Shonen gambling series Kakegurui – Compulsive Gambler took the anime world by storm ever since it premiered in the Summer 2017 season. With two seasons (so far) under its belt, the show struck a chord among viewers who enjoyed not only anime about high-stakes games, but also titles that featured outlandish school hijinks, psychological drama and of course, top-tier over-the-top reaction faces.
However, Kakegurui is far from the only gambling anime out there. Even aside from older works like Kaiji and Legendary Gambler Tetsuya, there are a plethora of more contemporary titles that are available for lovers of games of skill, strategy and good old-fashioned luck.
Death Parade Explores the Dark Side of Humanity
Decim is the owner of Quindecim, a bar located on the 15th floor of a vast tower. However, Decim isn’t just any bartender, and Quindecim isn’t just any bar -- he’s one of many arbiters in the afterlife whose job it is to host Death Games between pairs of people who have died at the same time, which will ultimately decide whether their souls will be reincarnated or banished into the void. His human assistant Chiyuki has no memory of her previous life, but she is now tasked with learning about these methods of judgment while helping the emotionless Decim learn about what makes people tick.
Easily one of the most popular titles to come out of the Winter 2015 anime season, Death Parade is just as much a psychological drama as it is about games and gambling. An anime-original, the series is very much centered on the darker side of humanity and the lengths people may go to in order to attempt to literally save their souls. Death Parade is both mysterious and suspenseful, and viewers are just as likely to be caught up in the show’s messages about morality as they are in the games themselves, which guests who arrive at Quindecim have no choice but to play.
No Game No Life Presents a Beautiful Controversy
Sora and his young stepsister Shiro are shut-ins who are known in the gaming world as the mysterious and completely undefeated group called Blank. One day, the god of games challenges them to a round of chess. Upon winning, Sora and Shiro are transported to Disboard -- a world in which every dispute, big or small, is decided through games. Determined to uphold their legendary winning streak, the pair now aims to conquer the sixteen ruling species of Disboard and become its next ruler, by fair means or foul.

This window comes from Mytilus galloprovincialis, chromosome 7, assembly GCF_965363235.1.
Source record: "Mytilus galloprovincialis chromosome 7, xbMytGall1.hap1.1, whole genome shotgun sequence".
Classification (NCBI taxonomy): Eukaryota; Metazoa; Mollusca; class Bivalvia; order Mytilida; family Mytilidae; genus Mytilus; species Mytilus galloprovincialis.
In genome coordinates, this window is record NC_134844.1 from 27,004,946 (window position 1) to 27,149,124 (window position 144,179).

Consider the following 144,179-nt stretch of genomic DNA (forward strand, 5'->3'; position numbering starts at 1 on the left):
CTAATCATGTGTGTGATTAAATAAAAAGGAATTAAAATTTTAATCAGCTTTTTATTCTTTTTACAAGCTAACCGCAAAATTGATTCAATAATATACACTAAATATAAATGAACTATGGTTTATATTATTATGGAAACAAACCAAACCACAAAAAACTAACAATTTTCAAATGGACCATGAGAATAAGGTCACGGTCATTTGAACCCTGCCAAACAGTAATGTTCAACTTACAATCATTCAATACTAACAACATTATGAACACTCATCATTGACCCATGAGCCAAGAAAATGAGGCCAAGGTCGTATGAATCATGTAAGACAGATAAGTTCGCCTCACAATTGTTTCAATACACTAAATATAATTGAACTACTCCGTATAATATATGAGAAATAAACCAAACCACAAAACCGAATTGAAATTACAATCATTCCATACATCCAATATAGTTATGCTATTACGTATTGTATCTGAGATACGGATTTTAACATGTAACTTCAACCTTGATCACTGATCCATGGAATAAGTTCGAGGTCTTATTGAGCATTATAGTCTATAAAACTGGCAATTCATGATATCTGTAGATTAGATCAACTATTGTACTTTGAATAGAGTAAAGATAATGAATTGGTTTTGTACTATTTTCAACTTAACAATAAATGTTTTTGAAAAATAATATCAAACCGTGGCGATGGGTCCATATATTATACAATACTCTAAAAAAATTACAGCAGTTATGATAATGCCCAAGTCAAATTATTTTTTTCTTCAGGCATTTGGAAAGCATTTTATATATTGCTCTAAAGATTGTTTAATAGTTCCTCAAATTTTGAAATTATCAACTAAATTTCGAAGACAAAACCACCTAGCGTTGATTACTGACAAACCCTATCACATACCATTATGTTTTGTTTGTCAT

No Game No Life manages to be a lot of things all at once: an isekai power fantasy, a supernatural adventure show, a surrealist comedy and possibly most contentiously given the age of Shiro’s character, an overtly sexual ecchi. While not exactly intended as a gateway anime for first-time anime viewers, those who are able to digest all this have especially praised No Game No Life’s artwork. The intentionally oversaturated visuals can only be described as riotously vibrant, bringing to mind other richly-colored shows such as Kyousou Giga, Mawaru Penguindrum, Katanagatari and Sunday Without God.
Rio: Rainbow Gate! Is the Gambling Anime Everybody Loves to Hate
The Howard Resort is an island casino in which Rio Rollins, a popular and skilled casino dealer known as “The Goddess of Victory,” is gifted with the ability to bring good luck to gamblers simply by walking past them. However, Rio's life is turned upside down when she learns that she is a Gate Holder; a dealer tasked with collecting 13 legendary Gate cards by battling other Gate Holders. Whoever manages this will be named the MVCD – the world’s Most Valuable Casino Dealer.
Rio: Rainbow Gate! is perhaps the most straightforward gambling anime out there because it is, first and foremost, a show that’s truly about casino gambling (well, that and fan service). It’s also one that plenty of anime fans love to hate, citing the sheer ridiculousness of its Gate Battles, its vastly underdeveloped characters and its poorly executed comedy. Nonetheless, the series has made a name for itself due to its unapologetic fan service -- expect enough maid outfits, bunny girls and mini-skirts to fill several anime -- and its contrived games. The series may suit viewers who simply want to shut off their brains and enjoy an anime that some have labeled bad enough to circle all the way back around to enjoyable.
Saki Provides a Safe Bet for Most Anime Fans
Miyanaga Saki is a high-school freshman with a dislike of mahjong despite her impressive skill at the game; due to being forced to play by her family, she has learned how to keep her score at zero, neither winning nor losing. However, when her friend persuades her to visit the school's mahjong club, Saki is immediately recruited by its members, who encourage her to win games rather than simply break even. Soon, Saki discovers a newfound love of mahjong as the club strives to qualify for the high school nationals, forging important friendships along the way.
For those seeking a somewhat more conventional gambling anime, Saki is the way to go. It’s essentially a school sports anime, but with mahjong instead of a more traditional sport like baseball or tennis. Its themes will also be safely familiar to viewers who are fans of “cute girls doing cute things” shows, as reflected by the fact that the 25-episode anime was followed by a 16-episode spin-off story and a 13-episode next main season (to say nothing of the numerous manga, games, OVAs, specials, and live-action films and TV shows).